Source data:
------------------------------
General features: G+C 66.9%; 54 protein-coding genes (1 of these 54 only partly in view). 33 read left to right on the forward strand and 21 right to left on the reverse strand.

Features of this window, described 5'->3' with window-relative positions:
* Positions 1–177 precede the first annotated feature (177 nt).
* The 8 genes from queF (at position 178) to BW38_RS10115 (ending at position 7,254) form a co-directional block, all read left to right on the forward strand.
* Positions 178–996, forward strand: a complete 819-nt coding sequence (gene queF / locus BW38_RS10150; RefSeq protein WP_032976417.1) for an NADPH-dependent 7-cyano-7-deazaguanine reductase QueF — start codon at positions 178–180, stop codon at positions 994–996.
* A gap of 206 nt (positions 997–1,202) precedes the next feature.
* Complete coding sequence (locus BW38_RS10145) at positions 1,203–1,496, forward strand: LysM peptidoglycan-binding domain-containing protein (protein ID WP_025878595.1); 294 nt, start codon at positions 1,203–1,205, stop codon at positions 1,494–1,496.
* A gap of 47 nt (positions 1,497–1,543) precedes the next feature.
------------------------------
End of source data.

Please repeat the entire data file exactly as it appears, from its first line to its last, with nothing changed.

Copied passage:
General features: G+C 66.9%; 54 protein-coding genes (1 of these 54 only partly in view). 33 read left to right on the forward strand and 21 right to left on the reverse strand.

Features of this window, described 5'->3' with window-relative positions:
* Positions 1–177 precede the first annotated feature (177 nt).
* The 8 genes from queF (at position 178) to BW38_RS10115 (ending at position 7,254) form a co-directional block, all read left to right on the forward strand.
* Positions 178–996, forward strand: a complete 819-nt coding sequence (gene queF / locus BW38_RS10150; RefSeq protein WP_032976417.1) for an NADPH-dependent 7-cyano-7-deazaguanine reductase QueF — start codon at positions 178–180, stop codon at positions 994–996.
* A gap of 206 nt (positions 997–1,202) precedes the next feature.
* Complete coding sequence (locus BW38_RS10145) at positions 1,203–1,496, forward strand: LysM peptidoglycan-binding domain-containing protein (protein ID WP_025878595.1); 294 nt, start codon at positions 1,203–1,205, stop codon at positions 1,494–1,496.
* A gap of 47 nt (positions 1,497–1,543) precedes the next feature.